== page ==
Wednesday, April 18, 2012

Little snot...

So, I got an email from the student that plagiarized her paper.  She whined, "I revised and added to a paper I wrote for a criminal justice class for a community college--I don't understand why you won't accept it."

First of all, it's ironic that that paper was for a criminal justice class, since the whole thing was lifted from an online paper mill.  Second, my course policy statement clearly states that plagiarized papers will cause the student to fail the class.  Third, I don't accept papers written for other classes--not for the class's papers, though I'm willing to compromise for the blog posts. 

Last, she needs to learn something from this. 

My final word?

6 comments:

  1. Oh so be nice and give the little bitch a "D" for being stupid. If she gets a "F" she has to retake your class right??? Why put up with her shit again.

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    1. I'm not teaching this class next semester. She can re-take it with someone else.

      I'd also refuse to let her re-use any of the work she did for the class, harass her into dropping my class.

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  2. How do you catch them, is there some kind of software which picks up copied work or do you rely on instinct?

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    1. There is, but I don't have access to it. But when students who don't understand how to use a comma, or which version of a word (to, too, two; except, accept; there, they're; etc.) to use where, and suddenly they're writing like they're professional writers, you tend to copy and paste sentences (or key phrases) into your favorite search engine to make sure they aren't plagiarizing.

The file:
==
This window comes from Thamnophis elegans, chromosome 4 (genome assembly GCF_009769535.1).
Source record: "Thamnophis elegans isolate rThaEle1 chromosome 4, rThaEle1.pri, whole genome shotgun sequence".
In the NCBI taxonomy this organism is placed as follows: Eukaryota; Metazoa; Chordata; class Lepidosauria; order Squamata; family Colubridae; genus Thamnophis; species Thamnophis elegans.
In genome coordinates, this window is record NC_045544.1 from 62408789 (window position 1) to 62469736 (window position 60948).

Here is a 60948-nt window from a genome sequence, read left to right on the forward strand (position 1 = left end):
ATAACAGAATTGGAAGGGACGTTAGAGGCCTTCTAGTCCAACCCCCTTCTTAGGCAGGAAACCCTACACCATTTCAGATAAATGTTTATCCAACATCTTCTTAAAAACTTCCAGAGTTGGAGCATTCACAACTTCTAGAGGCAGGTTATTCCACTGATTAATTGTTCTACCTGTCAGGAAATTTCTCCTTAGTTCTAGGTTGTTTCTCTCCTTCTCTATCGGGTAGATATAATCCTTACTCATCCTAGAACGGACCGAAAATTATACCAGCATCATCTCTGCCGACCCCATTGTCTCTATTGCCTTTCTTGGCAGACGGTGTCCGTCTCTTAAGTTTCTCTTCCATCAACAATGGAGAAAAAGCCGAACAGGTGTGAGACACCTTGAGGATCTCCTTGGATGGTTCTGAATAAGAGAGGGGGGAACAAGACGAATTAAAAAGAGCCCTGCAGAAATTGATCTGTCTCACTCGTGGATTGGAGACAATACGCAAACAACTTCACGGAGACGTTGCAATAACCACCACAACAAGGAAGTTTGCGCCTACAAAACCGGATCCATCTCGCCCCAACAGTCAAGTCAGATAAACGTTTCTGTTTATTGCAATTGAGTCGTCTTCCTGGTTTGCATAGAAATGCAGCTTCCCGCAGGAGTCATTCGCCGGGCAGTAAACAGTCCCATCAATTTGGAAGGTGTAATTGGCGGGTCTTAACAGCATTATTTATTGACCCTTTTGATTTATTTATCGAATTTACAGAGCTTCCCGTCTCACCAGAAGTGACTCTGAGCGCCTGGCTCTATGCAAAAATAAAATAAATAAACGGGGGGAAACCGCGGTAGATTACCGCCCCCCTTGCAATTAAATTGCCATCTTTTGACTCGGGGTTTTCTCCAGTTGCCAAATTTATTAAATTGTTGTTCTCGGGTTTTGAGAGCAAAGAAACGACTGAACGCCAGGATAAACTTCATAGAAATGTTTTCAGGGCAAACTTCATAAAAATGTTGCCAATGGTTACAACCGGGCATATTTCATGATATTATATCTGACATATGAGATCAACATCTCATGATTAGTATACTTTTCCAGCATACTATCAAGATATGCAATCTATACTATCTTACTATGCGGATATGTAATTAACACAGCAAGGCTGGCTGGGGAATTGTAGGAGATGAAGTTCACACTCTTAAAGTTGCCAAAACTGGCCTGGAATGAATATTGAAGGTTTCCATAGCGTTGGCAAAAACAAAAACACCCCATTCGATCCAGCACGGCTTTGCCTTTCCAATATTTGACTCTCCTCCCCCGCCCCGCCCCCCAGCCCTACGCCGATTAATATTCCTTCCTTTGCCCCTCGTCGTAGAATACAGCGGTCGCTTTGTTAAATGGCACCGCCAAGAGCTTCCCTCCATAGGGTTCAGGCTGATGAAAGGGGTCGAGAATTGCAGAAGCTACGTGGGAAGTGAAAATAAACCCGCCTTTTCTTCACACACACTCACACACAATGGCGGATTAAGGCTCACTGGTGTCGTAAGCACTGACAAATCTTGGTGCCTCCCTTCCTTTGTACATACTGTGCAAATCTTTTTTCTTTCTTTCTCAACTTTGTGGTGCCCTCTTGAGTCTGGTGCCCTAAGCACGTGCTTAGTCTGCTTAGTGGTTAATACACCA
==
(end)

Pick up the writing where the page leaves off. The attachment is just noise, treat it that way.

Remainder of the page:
Unfortunately, more often than not, they are.

      I really hate it when they do that and I have to tell them they failed the class. Invariably, the response is "But, whyyyy???"

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  3. I did a post awhile back about a guy who had written papers for people for a living. He noted that nurses, and seminary students were frequent purchases, but that the worst were those in the education field. LOL

    http://chronicle.com/article/The-Shadow-Scholar/125329/

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    Replies
    1. The education field tends to dig through the bottom of the barrel when considering the intelligence of their majors recruits, so I'm not surprised.

      Seminary students, though...that's about as ironic as criminal justice students, and kind of funny.

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